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Honon

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I would rather see existing ethics working rather than adding new ones. At least make ethincs matter instad of being +0.81% to mineral production or +1.000002 happiness.
Fair enough I'm more interested being the roleplay then the mechanics for this game. So, I'm not as concerned with the affects of the mechanics as long as they aren't gamebreaking.
 

MK1980

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i think there is too much overlap with the already existing autoritarian vs egalitarian axis to make the suggested new axis worthwhile.

the imperial meritocracy you described could just be a civic that changes the government name and adds some modifier or unique effect to a generic imperial or dictatorial system - don't think it's worthwhile to introduce a whole new axis of ethics to represent such details.
 
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Honon

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i think there is too much overlap with the already existing autoritarian vs egalitarian axis to make the suggested new axis worthwhile.

the imperial meritocracy you described could just be a civic that changes the government name and adds some modifier or unique effect to a generic imperial or dictatorial system - don't think it's worthwhile to introduce a whole new axis of ethics to represent such details.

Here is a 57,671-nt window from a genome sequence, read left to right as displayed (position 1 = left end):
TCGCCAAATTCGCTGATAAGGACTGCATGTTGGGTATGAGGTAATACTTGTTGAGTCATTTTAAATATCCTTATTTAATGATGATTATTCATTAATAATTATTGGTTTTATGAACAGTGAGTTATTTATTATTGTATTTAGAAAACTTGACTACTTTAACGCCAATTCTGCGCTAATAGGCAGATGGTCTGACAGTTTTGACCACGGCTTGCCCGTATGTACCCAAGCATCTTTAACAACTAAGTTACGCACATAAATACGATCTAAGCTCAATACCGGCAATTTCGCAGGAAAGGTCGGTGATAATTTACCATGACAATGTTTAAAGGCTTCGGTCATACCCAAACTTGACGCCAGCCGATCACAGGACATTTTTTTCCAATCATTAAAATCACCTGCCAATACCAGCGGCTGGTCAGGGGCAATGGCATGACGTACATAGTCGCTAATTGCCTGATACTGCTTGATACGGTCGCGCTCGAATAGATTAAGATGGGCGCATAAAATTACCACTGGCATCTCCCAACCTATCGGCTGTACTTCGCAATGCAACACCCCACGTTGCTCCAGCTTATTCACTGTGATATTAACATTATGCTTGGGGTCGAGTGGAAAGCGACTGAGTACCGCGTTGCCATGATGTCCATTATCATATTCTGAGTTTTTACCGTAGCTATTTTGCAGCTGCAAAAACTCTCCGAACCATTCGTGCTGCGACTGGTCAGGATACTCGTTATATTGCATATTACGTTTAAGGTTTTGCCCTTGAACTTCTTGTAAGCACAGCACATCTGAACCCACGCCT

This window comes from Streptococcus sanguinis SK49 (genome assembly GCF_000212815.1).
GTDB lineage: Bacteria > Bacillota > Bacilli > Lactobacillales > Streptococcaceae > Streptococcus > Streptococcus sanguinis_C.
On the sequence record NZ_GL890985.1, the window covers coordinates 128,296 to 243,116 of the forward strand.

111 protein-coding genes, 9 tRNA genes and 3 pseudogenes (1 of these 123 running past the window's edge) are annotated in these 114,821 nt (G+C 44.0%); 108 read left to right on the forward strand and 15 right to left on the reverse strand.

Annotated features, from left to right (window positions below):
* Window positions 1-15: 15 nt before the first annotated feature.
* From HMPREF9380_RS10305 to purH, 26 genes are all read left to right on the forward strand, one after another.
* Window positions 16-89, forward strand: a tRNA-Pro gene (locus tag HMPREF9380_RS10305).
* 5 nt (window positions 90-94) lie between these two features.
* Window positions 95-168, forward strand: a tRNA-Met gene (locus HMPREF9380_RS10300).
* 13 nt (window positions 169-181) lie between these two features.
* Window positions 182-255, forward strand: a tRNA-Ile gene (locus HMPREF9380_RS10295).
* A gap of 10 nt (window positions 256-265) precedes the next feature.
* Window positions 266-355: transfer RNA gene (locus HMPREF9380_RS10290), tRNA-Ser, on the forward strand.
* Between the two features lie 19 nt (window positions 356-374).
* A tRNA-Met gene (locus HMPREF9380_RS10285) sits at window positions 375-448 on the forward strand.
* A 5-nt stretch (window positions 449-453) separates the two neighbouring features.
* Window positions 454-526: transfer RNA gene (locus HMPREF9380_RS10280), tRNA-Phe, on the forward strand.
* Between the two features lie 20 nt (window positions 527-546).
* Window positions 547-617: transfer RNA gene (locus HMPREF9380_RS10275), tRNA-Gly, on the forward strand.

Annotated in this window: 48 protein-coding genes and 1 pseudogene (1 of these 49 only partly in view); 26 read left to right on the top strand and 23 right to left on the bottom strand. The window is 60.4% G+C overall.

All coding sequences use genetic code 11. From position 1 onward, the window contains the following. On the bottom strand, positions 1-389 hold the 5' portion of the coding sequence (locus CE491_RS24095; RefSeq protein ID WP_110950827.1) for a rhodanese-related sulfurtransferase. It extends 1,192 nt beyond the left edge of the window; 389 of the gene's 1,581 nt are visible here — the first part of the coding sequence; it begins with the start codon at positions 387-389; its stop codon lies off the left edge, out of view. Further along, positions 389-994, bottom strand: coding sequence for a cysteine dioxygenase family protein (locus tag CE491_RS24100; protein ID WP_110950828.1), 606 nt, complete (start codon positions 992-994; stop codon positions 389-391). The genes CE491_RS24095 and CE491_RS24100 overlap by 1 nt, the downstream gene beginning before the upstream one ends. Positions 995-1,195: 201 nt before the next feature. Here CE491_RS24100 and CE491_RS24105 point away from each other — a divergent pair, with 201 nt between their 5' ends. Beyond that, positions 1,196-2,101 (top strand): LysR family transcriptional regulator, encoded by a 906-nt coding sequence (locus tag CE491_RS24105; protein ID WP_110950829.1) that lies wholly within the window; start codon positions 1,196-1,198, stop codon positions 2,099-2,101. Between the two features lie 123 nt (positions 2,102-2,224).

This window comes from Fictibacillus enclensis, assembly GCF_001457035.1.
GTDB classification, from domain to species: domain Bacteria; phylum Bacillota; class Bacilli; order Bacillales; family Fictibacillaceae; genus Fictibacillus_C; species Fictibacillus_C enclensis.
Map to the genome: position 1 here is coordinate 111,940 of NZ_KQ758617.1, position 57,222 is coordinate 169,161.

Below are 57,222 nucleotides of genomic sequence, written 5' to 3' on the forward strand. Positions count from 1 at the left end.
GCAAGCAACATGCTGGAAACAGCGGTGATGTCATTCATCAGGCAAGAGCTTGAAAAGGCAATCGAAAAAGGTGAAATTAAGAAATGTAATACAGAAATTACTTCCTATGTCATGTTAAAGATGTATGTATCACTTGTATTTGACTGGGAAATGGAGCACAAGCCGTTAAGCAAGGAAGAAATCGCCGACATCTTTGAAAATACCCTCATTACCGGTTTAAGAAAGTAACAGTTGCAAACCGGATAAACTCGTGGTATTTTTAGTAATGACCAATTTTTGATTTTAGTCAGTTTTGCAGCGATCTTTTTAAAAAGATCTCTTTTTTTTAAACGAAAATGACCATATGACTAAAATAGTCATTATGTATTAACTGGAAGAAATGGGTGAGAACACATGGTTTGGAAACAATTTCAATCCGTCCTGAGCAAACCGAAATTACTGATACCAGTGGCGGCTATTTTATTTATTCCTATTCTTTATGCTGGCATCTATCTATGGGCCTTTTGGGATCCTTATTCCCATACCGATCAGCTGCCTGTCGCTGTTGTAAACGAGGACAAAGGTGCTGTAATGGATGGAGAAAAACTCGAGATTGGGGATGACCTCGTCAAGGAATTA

As pointed above Meritocracy isn't egalitarianism. Merit based systems do not address equality concerns. Most corporations are meritocratic, but you would not call them meritocratic.

As far as civics are concerned. i already discussed and accepted that opening up meritocratic civics for imperial government may be fine.
 

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It's already possible to represent the kind of empire you want in the game with the current ethics and civics at hand. The roleplaying aspect of Stellaris is IMO very strong, the weakness is that some roleplaying options are significantly weaker (and therefore some RP is "better" than other RP)
Authoritarian, Militarist, Materialist ethos
Dictatorship authority
Warrior Culture and Merchant Guilds civics (later add Shadow Council)
 

Archael90

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Just to clarify (im not saying You have said something wrong)
(and therefore some RP is "better" than other RP)
There is no better, or "better" RP (in terms of mechanics of course, someone can just poorly immerse). Whenever someone thinks that, this is no more RP. So its binary.
 

Mastikator

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Just to clarify (im not saying You have said something wrong)

There is no better, or "better" RP (in terms of mechanics of course, someone can just poorly immerse). Whenever someone thinks that, this is no more RP. So its binary.
I don't think there is any better or worse types of empires to RP as. Stellaris does. Some kinds of RP are always rewarded by the game, some kinds are always punished.
 
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Archael90

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I don't think there is any better or worse types of empires to RP as. Stellaris does. Some kinds of RP are always rewarded by the game, some kinds are always punished.
Yes, but RPing by its own is not better just because mechanic rewards it ;)
 

Honon

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No one said that it is, and if you are trying to engage in a RP vs Mechanics or a flexibility vs balance debate, I will have to decline. I'm sorry.